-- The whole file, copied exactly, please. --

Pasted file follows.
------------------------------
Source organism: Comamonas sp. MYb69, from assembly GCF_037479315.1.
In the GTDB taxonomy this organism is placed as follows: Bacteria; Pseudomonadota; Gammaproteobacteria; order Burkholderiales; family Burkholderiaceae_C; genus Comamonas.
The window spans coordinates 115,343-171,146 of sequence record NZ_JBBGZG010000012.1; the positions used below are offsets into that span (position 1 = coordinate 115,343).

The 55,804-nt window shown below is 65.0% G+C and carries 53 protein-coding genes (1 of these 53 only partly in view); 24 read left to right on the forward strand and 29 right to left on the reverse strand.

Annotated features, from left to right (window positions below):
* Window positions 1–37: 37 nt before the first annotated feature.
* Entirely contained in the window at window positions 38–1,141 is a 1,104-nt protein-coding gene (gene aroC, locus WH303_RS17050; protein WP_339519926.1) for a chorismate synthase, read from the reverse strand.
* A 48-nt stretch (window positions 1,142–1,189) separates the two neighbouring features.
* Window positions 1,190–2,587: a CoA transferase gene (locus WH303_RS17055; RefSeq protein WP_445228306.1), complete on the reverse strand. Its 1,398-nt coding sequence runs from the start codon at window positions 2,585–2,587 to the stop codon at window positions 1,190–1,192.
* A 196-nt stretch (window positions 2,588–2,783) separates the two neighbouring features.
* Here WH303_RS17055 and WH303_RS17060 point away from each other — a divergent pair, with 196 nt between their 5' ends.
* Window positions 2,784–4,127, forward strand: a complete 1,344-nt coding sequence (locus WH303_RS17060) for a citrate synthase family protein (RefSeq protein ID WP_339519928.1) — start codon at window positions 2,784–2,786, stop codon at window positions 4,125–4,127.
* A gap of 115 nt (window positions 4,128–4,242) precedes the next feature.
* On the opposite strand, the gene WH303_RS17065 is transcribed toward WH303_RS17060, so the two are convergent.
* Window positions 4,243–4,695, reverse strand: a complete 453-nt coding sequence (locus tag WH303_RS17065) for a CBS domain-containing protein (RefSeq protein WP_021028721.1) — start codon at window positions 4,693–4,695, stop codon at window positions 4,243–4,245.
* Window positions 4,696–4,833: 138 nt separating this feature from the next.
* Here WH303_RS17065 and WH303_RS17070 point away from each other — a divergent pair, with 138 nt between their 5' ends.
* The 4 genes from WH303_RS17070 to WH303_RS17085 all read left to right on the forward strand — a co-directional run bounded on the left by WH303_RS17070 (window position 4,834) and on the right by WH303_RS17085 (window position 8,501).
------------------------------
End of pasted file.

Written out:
Source organism: Comamonas sp. MYb69, from assembly GCF_037479315.1.
In the GTDB taxonomy this organism is placed as follows: Bacteria; Pseudomonadota; Gammaproteobacteria; order Burkholderiales; family Burkholderiaceae_C; genus Comamonas.
The window spans coordinates 115,343-171,146 of sequence record NZ_JBBGZG010000012.1; the positions used below are offsets into that span (position 1 = coordinate 115,343).

The 55,804-nt window shown below is 65.0% G+C and carries 53 protein-coding genes (1 of these 53 only partly in view); 24 read left to right on the forward strand and 29 right to left on the reverse strand.

Annotated features, from left to right (window positions below):
* Window positions 1–37: 37 nt before the first annotated feature.
* Entirely contained in the window at window positions 38–1,141 is a 1,104-nt protein-coding gene (gene aroC, locus WH303_RS17050; protein WP_339519926.1) for a chorismate synthase, read from the reverse strand.
* A 48-nt stretch (window positions 1,142–1,189) separates the two neighbouring features.
* Window positions 1,190–2,587: a CoA transferase gene (locus WH303_RS17055; RefSeq protein WP_445228306.1), complete on the reverse strand. Its 1,398-nt coding sequence runs from the start codon at window positions 2,585–2,587 to the stop codon at window positions 1,190–1,192.
* A 196-nt stretch (window positions 2,588–2,783) separates the two neighbouring features.
* Here WH303_RS17055 and WH303_RS17060 point away from each other — a divergent pair, with 196 nt between their 5' ends.
* Window positions 2,784–4,127, forward strand: a complete 1,344-nt coding sequence (locus WH303_RS17060) for a citrate synthase family protein (RefSeq protein ID WP_339519928.1) — start codon at window positions 2,784–2,786, stop codon at window positions 4,125–4,127.
* A gap of 115 nt (window positions 4,128–4,242) precedes the next feature.
* On the opposite strand, the gene WH303_RS17065 is transcribed toward WH303_RS17060, so the two are convergent.
* Window positions 4,243–4,695, reverse strand: a complete 453-nt coding sequence (locus tag WH303_RS17065) for a CBS domain-containing protein (RefSeq protein WP_021028721.1) — start codon at window positions 4,693–4,695, stop codon at window positions 4,243–4,245.
* Window positions 4,696–4,833: 138 nt separating this feature from the next.
* Here WH303_RS17065 and WH303_RS17070 point away from each other — a divergent pair, with 138 nt between their 5' ends.
* The 4 genes from WH303_RS17070 to WH303_RS17085 all read left to right on the forward strand — a co-directional run bounded on the left by WH303_RS17070 (window position 4,834) and on the right by WH303_RS17085 (window position 8,501).